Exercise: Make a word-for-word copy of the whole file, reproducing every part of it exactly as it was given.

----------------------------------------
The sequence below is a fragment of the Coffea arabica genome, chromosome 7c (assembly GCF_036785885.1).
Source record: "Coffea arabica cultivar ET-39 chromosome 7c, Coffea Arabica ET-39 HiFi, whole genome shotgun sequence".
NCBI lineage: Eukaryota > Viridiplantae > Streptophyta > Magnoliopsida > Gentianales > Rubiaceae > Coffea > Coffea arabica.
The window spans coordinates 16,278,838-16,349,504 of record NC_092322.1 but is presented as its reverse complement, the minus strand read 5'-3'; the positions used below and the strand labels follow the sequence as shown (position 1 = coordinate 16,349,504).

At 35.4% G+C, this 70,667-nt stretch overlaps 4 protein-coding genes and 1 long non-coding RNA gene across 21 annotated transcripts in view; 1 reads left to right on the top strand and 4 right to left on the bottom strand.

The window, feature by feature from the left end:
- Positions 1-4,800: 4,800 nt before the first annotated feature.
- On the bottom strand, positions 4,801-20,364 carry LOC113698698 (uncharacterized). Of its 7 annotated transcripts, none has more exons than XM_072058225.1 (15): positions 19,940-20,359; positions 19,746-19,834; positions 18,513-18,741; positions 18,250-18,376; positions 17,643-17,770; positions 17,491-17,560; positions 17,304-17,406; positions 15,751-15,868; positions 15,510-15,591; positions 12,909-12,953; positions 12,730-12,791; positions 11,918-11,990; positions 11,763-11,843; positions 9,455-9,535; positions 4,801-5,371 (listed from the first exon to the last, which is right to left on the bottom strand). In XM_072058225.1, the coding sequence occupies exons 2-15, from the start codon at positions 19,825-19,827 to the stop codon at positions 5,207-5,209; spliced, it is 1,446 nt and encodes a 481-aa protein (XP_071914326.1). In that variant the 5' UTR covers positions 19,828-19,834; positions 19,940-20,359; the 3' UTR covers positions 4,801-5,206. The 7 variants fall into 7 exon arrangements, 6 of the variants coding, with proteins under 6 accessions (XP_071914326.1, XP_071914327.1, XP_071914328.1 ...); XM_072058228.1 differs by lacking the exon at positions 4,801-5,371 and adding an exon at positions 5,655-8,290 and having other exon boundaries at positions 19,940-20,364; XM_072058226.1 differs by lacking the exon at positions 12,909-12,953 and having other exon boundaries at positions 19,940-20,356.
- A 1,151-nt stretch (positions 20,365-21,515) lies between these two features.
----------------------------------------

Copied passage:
The sequence below is a fragment of the Coffea arabica genome, chromosome 7c (assembly GCF_036785885.1).
Source record: "Coffea arabica cultivar ET-39 chromosome 7c, Coffea Arabica ET-39 HiFi, whole genome shotgun sequence".
NCBI lineage: Eukaryota > Viridiplantae > Streptophyta > Magnoliopsida > Gentianales > Rubiaceae > Coffea > Coffea arabica.
The window spans coordinates 16,278,838-16,349,504 of record NC_092322.1 but is presented as its reverse complement, the minus strand read 5'-3'; the positions used below and the strand labels follow the sequence as shown (position 1 = coordinate 16,349,504).

At 35.4% G+C, this 70,667-nt stretch overlaps 4 protein-coding genes and 1 long non-coding RNA gene across 21 annotated transcripts in view; 1 reads left to right on the top strand and 4 right to left on the bottom strand.

The window, feature by feature from the left end:
- Positions 1-4,800: 4,800 nt before the first annotated feature.
- On the bottom strand, positions 4,801-20,364 carry LOC113698698 (uncharacterized). Of its 7 annotated transcripts, none has more exons than XM_072058225.1 (15): positions 19,940-20,359; positions 19,746-19,834; positions 18,513-18,741; positions 18,250-18,376; positions 17,643-17,770; positions 17,491-17,560; positions 17,304-17,406; positions 15,751-15,868; positions 15,510-15,591; positions 12,909-12,953; positions 12,730-12,791; positions 11,918-11,990; positions 11,763-11,843; positions 9,455-9,535; positions 4,801-5,371 (listed from the first exon to the last, which is right to left on the bottom strand). In XM_072058225.1, the coding sequence occupies exons 2-15, from the start codon at positions 19,825-19,827 to the stop codon at positions 5,207-5,209; spliced, it is 1,446 nt and encodes a 481-aa protein (XP_071914326.1). In that variant the 5' UTR covers positions 19,828-19,834; positions 19,940-20,359; the 3' UTR covers positions 4,801-5,206. The 7 variants fall into 7 exon arrangements, 6 of the variants coding, with proteins under 6 accessions (XP_071914326.1, XP_071914327.1, XP_071914328.1 ...); XM_072058228.1 differs by lacking the exon at positions 4,801-5,371 and adding an exon at positions 5,655-8,290 and having other exon boundaries at positions 19,940-20,364; XM_072058226.1 differs by lacking the exon at positions 12,909-12,953 and having other exon boundaries at positions 19,940-20,356.
- A 1,151-nt stretch (positions 20,365-21,515) lies between these two features.